$$\begin{aligned} h=\prod _{i=0}^{n-1}(x-\sigma _i(\eta )). \end{aligned}$$
For \(k\in [0,n]\), a crude estimate of the kth coefficient of f is \(\left( {\begin{array}{c}n\\ k\end{array}}\right) |\eta |^k\), which is further upper bounded by \(2^n (q-1)^n\), and finally by \((2cn^4 \log (np)^2)^n\). The coefficients of h add a factor \({\Vert }{h}{\Vert }_\infty ^{n(d-1)}\) in Eq. (1). It remains negligible, i.e. \(L_Q(2/3)^{o(1)}\), when \(n^2=o(d)\) or equivalently when \(p=L_Q(\alpha )\) for \(\alpha >5/6\).

7.3 The Waterloo Improvement

At the beginning of the individual logarithm stage, the smoothing step can be sped up in practice using the continued fraction method, also called “Waterloo improvement”1. It allows to replace the probability of an integer of size S to be smooth by the probability of two numbers of size \(\sqrt{S}\) to be simultaneously smooth. This does not change the complexity, unless we make the o(1) expression explicit, but has a measurable practical impact. A TNFS equivalent for the continued-fraction method is to LLL-reduce the lattice generated by the rows of the matrixwhere z is a lift of the target element of the finite field, and z, \(\ldots \), \(\iota ^{n-1}z\) are written by their coordinates as elements of \({\mathbb Q}(\iota )\). Since \(\det M(z)=p^n=Q\), a short vector \((u_0,\ldots ,u_{n-1},v_0,\ldots ,v_{n-1})\) has coordinates of size \(\approx Q^{1/2n}\). The quotient u / v where \(u = \sum _{k=0}^{n-1}u_k \iota ^k\) and \(v=\sum _{k=0}^{n-1}v_k \iota ^k\) is an element of \({\mathbb Q}(\iota )\) that reduces to the same element of \({\mathbb F}_{p^n}\) as z. Therefore, instead of testing for smoothness the norm of z, of size \(S=Q\), we test whether the norms of u and v, both of size \(\sqrt{Q}\), are smooth.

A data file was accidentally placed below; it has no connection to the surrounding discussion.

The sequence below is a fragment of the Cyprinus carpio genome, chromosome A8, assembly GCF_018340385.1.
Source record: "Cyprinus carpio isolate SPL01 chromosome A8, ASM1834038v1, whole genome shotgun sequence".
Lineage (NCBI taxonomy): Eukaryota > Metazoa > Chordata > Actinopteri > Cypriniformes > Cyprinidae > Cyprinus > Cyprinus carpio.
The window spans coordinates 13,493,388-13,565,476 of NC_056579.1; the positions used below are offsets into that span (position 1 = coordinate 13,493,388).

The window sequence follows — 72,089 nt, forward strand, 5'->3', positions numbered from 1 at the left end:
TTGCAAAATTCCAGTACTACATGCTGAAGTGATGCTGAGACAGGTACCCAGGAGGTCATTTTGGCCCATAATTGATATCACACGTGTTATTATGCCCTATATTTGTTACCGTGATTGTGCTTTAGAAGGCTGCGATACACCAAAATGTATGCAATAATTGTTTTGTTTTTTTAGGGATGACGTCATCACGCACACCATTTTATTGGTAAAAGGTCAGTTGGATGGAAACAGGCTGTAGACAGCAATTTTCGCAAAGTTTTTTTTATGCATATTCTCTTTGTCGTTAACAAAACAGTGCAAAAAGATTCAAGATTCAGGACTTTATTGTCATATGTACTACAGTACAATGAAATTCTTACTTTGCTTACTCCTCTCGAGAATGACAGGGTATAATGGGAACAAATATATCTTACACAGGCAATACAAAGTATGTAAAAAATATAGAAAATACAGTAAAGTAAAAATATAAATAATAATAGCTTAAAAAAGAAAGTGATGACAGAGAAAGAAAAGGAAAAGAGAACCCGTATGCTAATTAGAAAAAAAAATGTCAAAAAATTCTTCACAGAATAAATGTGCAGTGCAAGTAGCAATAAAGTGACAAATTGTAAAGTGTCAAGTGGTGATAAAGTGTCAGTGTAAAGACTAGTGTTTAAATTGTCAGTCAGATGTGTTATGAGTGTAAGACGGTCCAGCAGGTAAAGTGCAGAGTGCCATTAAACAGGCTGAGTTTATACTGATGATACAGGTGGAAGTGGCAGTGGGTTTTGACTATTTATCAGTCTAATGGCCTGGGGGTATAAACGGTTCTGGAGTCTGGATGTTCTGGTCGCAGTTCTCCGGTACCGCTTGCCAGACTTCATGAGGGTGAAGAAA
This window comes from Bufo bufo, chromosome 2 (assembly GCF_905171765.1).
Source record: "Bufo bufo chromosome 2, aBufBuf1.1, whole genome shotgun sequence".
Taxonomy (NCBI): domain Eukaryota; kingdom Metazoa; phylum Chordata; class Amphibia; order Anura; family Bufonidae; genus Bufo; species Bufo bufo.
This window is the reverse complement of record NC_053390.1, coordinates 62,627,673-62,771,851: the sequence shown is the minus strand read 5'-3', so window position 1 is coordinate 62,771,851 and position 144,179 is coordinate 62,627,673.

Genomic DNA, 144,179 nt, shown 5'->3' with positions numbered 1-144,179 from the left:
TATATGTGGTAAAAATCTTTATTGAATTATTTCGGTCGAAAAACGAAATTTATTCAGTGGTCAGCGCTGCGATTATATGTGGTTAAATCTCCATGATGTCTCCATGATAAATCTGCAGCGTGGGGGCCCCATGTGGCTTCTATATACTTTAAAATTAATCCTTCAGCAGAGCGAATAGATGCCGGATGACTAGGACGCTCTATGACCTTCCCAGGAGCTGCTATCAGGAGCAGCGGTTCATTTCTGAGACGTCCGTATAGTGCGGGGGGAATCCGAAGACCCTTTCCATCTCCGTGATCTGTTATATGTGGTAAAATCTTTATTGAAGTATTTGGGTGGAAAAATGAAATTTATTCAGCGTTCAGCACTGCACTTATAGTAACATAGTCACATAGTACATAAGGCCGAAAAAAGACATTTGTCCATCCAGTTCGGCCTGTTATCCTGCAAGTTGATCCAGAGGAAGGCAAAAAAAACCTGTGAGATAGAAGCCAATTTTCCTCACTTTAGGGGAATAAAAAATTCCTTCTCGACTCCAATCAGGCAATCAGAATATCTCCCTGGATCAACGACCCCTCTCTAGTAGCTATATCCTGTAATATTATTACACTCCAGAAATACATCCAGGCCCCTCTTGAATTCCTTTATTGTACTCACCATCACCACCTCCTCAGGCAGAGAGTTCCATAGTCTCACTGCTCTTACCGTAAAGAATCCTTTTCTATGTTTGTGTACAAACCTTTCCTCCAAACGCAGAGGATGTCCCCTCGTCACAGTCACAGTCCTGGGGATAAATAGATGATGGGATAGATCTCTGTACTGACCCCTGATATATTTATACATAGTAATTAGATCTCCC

1. 1.

    The name, coined by Coppesmith, makes reference to the group who first used this technique [11].


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Copyright information

© International Association for Cryptologc Research 2015

Authors and Affiliations

  1. 1.CNRSUniv Paris 6 and Univ Paris 7ParisFrance
  2. 2.CNRS, InriaUniversity of LorraineNancyFrance
  3. 3.Institute of MathematicsUniversität LeipzigLeipzigGermany